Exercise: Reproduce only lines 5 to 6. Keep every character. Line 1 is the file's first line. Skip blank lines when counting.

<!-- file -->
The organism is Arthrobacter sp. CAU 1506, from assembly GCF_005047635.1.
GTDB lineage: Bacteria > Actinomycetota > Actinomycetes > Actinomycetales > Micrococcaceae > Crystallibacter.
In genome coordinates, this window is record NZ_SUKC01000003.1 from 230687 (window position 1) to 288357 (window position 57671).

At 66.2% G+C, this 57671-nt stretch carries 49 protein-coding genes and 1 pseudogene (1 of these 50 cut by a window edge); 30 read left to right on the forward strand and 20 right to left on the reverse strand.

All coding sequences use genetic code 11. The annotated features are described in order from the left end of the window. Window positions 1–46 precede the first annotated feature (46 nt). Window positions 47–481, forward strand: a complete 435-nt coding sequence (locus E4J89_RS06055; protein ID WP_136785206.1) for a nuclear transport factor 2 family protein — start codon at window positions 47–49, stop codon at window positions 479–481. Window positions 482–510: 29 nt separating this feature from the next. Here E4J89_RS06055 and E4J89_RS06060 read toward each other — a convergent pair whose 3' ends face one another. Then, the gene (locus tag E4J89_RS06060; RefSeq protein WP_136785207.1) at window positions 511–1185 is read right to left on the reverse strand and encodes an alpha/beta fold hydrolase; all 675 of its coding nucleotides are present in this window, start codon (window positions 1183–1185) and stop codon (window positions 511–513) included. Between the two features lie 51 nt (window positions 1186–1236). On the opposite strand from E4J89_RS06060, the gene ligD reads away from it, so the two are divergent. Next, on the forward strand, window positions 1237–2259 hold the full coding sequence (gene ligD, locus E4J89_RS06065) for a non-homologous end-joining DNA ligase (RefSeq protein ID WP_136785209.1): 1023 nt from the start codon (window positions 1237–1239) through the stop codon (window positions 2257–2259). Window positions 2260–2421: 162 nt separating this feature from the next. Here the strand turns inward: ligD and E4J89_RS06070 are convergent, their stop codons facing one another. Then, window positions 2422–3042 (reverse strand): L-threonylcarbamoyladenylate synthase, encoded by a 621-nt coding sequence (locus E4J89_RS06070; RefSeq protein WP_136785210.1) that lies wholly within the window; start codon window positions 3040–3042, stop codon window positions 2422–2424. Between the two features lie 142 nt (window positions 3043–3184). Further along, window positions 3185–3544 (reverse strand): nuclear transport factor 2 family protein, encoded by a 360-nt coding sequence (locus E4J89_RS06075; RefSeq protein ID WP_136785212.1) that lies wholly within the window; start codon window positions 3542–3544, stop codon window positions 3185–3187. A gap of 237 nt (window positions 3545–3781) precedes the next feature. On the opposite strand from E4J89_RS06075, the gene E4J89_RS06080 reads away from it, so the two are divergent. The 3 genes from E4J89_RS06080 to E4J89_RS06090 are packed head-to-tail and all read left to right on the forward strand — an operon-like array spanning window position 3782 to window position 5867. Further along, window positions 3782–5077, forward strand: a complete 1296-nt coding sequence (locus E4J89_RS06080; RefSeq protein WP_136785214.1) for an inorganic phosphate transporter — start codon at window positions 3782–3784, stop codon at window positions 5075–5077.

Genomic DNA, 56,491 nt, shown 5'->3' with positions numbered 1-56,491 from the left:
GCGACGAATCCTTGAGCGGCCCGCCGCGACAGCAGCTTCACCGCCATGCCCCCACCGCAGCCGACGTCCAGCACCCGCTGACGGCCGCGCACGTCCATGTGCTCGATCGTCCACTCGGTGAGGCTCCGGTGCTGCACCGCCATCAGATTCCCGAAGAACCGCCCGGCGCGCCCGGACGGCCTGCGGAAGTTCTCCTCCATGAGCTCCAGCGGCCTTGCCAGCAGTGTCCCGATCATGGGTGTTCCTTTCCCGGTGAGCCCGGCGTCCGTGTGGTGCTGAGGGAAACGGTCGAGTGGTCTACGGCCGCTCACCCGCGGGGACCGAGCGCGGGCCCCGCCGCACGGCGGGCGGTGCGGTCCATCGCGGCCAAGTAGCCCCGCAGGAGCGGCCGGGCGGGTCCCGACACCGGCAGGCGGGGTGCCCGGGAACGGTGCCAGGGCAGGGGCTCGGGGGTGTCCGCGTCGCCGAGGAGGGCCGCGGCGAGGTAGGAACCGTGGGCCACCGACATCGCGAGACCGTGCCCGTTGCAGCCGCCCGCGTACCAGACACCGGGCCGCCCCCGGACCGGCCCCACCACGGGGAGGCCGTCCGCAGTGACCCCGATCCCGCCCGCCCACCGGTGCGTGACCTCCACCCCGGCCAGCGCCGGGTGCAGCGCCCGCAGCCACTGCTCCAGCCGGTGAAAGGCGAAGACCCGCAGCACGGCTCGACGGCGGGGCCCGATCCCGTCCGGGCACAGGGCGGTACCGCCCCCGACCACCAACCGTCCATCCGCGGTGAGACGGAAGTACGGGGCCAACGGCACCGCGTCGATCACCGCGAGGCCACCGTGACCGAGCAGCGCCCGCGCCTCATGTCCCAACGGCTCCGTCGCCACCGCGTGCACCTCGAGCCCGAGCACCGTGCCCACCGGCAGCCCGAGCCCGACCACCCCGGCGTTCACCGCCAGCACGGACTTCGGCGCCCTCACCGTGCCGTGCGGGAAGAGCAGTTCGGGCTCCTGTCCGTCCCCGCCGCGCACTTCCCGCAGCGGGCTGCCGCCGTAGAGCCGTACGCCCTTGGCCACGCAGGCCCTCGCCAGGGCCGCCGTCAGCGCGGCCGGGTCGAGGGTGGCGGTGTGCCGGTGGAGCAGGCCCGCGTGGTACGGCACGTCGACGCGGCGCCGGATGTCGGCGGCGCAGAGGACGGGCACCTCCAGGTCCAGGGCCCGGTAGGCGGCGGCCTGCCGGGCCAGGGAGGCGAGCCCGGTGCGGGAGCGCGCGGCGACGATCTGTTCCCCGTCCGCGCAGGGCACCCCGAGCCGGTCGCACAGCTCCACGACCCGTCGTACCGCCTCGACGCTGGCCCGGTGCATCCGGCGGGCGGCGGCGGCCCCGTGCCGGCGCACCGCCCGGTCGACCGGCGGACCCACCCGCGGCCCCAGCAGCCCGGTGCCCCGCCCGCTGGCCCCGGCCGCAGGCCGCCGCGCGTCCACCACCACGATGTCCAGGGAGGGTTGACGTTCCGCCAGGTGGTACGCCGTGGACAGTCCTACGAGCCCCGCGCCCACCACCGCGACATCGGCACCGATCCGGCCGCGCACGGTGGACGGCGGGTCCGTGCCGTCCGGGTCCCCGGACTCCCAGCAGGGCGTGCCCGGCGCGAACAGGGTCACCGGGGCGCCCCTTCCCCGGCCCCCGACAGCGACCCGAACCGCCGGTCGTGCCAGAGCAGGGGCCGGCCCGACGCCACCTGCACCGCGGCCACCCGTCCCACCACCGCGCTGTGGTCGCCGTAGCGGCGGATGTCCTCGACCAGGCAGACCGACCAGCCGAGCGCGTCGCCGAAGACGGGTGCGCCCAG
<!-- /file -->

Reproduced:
All coding sequences use genetic code 11. The annotated features are described in order from the left end of the window. Window positions 1–46 precede the first annotated feature (46 nt). Window positions 47–481, forward strand: a complete 435-nt coding sequence (locus E4J89_RS06055; protein ID WP_136785206.1) for a nuclear transport factor 2 family protein — start codon at window positions 47–49, stop codon at window positions 479–481. Window positions 482–510: 29 nt separating this feature from the next. Here E4J89_RS06055 and E4J89_RS06060 read toward each other — a convergent pair whose 3' ends face one another. Then, the gene (locus tag E4J89_RS06060; RefSeq protein WP_136785207.1) at window positions 511–1185 is read right to left on the reverse strand and encodes an alpha/beta fold hydrolase; all 675 of its coding nucleotides are present in this window, start codon (window positions 1183–1185) and stop codon (window positions 511–513) included. Between the two features lie 51 nt (window positions 1186–1236). On the opposite strand from E4J89_RS06060, the gene ligD reads away from it, so the two are divergent. Next, on the forward strand, window positions 1237–2259 hold the full coding sequence (gene ligD, locus E4J89_RS06065) for a non-homologous end-joining DNA ligase (RefSeq protein ID WP_136785209.1): 1023 nt from the start codon (window positions 1237–1239) through the stop codon (window positions 2257–2259). Window positions 2260–2421: 162 nt separating this feature from the next. Here the strand turns inward: ligD and E4J89_RS06070 are convergent, their stop codons facing one another. Then, window positions 2422–3042 (reverse strand): L-threonylcarbamoyladenylate synthase, encoded by a 621-nt coding sequence (locus E4J89_RS06070; RefSeq protein WP_136785210.1) that lies wholly within the window; start codon window positions 3040–3042, stop codon window positions 2422–2424. Between the two features lie 142 nt (window positions 3043–3184). Further along, window positions 3185–3544 (reverse strand): nuclear transport factor 2 family protein, encoded by a 360-nt coding sequence (locus E4J89_RS06075; RefSeq protein ID WP_136785212.1) that lies wholly within the window; start codon window positions 3542–3544, stop codon window positions 3185–3187. A gap of 237 nt (window positions 3545–3781) precedes the next feature. On the opposite strand from E4J89_RS06075, the gene E4J89_RS06080 reads away from it, so the two are divergent. The 3 genes from E4J89_RS06080 to E4J89_RS06090 are packed head-to-tail and all read left to right on the forward strand — an operon-like array spanning window position 3782 to window position 5867. Further along, window positions 3782–5077, forward strand: a complete 1296-nt coding sequence (locus E4J89_RS06080; RefSeq protein WP_136785214.1) for an inorganic phosphate transporter — start codon at window positions 3782–3784, stop codon at window positions 5075–5077.

Genomic DNA, 56,491 nt, shown 5'->3' with positions numbered 1-56,491 from the left: